Despite my complaints so far, I actually really enjoy Reus. The graphics style and music are incredibly charming, and despite the occasional awkwardness of the resource management, the game can be almost zen-like. For the most part it is a relatively stress-free, relaxing game. It’s satisfying to see your villages gradually grow and become bustling cities. The giants and their animations look great in action, and their idle animations add a lot to the game’s charm. They’ll occasionally lean down and just watch the villagers as they go about their daily lives, as proud parents watching their children play.
While the resources and the way they interact can become very complex later on, the game’s learning curve is actually brilliant. Most of the resources are locked at the start; you “level up” by playing and completing developments. Developments are a bit like achievements, but they serve an actual gameplay purpose. As you complete developments and level up, you’ll unlock more resources and tougher developments become possible. The actual game modes themselves are designed to slowly ease you in. After the tutorial, you start with 30 minute games, where many of the more complex resource interactions won’t really come into play. Then you’ll graduate to hour-long games, and eventually two hour games, where you need to carefully consider resource placement to make the best use of Symbioses, which Aspects you need, etc. Greed, and how villages may lose their faith and attack your giants, also doesn’t become a major mechanic until the two hour games. In addition to these primary modes, there is also a free play sandbox mode where you can play as long as you like, but you won’t make progress towards new resources and developments.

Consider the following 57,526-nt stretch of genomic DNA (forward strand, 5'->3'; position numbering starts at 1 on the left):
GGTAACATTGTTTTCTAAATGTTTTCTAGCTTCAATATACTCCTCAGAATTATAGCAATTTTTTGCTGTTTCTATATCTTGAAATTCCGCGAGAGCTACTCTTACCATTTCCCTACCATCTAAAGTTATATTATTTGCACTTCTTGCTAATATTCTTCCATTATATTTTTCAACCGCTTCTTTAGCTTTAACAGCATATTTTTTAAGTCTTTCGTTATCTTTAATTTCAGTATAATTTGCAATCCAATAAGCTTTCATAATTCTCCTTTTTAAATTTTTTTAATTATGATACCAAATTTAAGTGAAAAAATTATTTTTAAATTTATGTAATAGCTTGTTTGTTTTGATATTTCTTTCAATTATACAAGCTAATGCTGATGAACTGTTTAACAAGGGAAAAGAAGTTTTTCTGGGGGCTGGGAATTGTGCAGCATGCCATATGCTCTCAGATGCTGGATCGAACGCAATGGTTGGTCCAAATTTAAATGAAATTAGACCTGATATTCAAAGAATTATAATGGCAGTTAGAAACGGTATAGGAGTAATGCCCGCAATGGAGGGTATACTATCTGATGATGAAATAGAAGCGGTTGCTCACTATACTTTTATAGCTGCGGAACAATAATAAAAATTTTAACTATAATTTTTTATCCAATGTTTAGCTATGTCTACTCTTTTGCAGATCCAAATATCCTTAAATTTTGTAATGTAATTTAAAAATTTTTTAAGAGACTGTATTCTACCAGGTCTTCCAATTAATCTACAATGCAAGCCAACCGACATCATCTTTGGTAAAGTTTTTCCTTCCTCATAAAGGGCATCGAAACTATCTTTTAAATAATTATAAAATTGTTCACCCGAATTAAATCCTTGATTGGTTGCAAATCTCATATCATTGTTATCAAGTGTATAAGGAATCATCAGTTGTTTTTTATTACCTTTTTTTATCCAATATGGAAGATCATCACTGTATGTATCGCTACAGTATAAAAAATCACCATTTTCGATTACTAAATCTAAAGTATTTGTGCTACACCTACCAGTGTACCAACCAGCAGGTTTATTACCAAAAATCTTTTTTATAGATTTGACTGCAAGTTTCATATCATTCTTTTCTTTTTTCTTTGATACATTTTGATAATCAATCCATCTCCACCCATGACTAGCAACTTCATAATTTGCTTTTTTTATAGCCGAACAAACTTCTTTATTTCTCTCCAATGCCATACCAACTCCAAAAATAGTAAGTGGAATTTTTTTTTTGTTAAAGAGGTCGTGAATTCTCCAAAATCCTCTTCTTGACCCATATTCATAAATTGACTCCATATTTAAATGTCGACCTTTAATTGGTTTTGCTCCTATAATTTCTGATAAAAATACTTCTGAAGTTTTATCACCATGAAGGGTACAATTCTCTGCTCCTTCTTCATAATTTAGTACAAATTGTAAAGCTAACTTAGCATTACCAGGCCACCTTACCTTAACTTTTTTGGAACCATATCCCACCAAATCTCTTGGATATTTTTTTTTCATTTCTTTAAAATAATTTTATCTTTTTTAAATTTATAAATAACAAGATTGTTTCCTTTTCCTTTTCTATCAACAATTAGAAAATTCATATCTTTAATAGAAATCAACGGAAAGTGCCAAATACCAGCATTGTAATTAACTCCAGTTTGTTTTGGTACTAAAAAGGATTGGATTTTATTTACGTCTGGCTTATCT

Reus is a really unique title that deserves your attention. I don’t think you should really go into Reus expecting a true god game along the lines of Populous, but rather a puzzle game with the façade of a god game. I’ve heard some people say that Reus lacks a real focus or objective due to the way the game is designed, but I’m not so sure I agree. It is a very charming and beautiful puzzle game that rewards you for experimenting and trying to figure out the optimal way of creating thriving villages in a limited space. If you’re looking for a relatively slower-paced, charming, and relaxing title, then Reus is definitely worth a look at only $10. You can find it on Steam and GOG.com.